WASHINGTON – Members of a group trying to unionize college athletes sought out potential congressional allies Wednesday as they braced for an appeal of a ruling that said full scholarship athletes at Northwestern University are employees who have the right to form a union.
Former Northwestern quarterback Kain Colter, the face of a movement to give college athletes the right to unionize, and Ramogi Huma, the founder and president of the National College Players Association, had meetings scheduled with lawmakers over a two-day period.
"The goal is to make athletes have a seat at the table. Health and safety of athletes is the concern, especially to reduce the risk of brain trauma," Huma said outside the Capitol before heading to a meeting with Sen. Sherrod Brown, D-Ohio.
Among the others they expected to meet with were Rep. George Miller of California, the top Democrat on the House Education and Labor Committee; Rep. Jan Schakowsky, D-Ill., whose district includes Northwestern; Sen. Dick Durbin, D-Ill.; and Rep. Tony Cárdenas, D-Calif.
They intended to make clear one of their chief concerns, providing for athletes' medical needs. Huma said the group also was concerned that the NCAA would lobby Congress to prohibit unionizing by college athletes.
"We want to make sure they have an opportunity to hear from us directly," Huma said.
Stacey Osburn, director of public and media relations for the NCAA, said in a statement that Huma's concern was "unwarranted." A Northwestern official has said that the students were not employees and that unionization and collective bargaining were not the appropriate methods to address their concerns.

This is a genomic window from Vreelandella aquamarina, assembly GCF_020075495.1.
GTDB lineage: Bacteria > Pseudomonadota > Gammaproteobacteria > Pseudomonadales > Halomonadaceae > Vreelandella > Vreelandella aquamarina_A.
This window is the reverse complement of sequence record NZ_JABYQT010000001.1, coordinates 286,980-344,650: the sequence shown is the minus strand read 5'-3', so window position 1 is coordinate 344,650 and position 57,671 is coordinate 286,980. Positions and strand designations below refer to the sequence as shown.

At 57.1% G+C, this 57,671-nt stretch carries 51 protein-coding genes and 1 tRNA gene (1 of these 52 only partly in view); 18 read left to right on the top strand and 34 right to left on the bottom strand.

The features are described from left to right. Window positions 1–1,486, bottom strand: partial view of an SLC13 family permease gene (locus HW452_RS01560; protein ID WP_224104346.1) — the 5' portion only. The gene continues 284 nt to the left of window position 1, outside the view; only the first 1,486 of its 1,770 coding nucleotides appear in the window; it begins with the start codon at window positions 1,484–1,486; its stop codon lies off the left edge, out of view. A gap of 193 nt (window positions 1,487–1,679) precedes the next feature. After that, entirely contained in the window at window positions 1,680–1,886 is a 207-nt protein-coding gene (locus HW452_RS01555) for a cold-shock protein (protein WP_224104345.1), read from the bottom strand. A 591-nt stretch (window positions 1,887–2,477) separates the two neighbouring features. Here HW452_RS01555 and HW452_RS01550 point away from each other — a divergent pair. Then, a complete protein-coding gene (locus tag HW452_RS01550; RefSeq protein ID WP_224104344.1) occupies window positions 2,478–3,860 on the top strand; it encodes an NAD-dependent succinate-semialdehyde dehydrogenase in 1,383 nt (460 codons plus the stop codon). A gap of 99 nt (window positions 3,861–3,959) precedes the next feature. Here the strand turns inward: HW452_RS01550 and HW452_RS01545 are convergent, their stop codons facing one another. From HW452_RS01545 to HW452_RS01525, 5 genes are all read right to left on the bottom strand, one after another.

"The law is fairly clear and consistent with Northwestern's position, so the NCAA has made no contacts with anyone in Congress attempting to ban the unionization of student-athletes," Osburn said.
Colter, however, called the decision a "strong ruling" and predicted it "will be hard to overturn."
Last week's ruling by a regional National Labor Relations Board director in Chicago said Northwestern football players on full scholarships are employees of the university and have the right to form a union and bargain collectively.
While the athletes' effort has generated some support among Democrats, Education Secretary Arne Duncan and the White House have declined to comment on the ruling. Sen. Lamar Alexander, R-Tenn., and Rep. John Kline, R-Minn. — two lawmakers influential on education and labor issues — came out against it.
The university has said it would file a request for the full board in Washington to review the decision. It has until April 9 to do so.
The federal agency does not have jurisdiction over public universities, so the push to unionize athletes has been primarily targeted toward private schools such as Northwestern.
Opponents say giving college athletes employee status and allowing them to unionize could hurt college sports and higher education in numerous ways.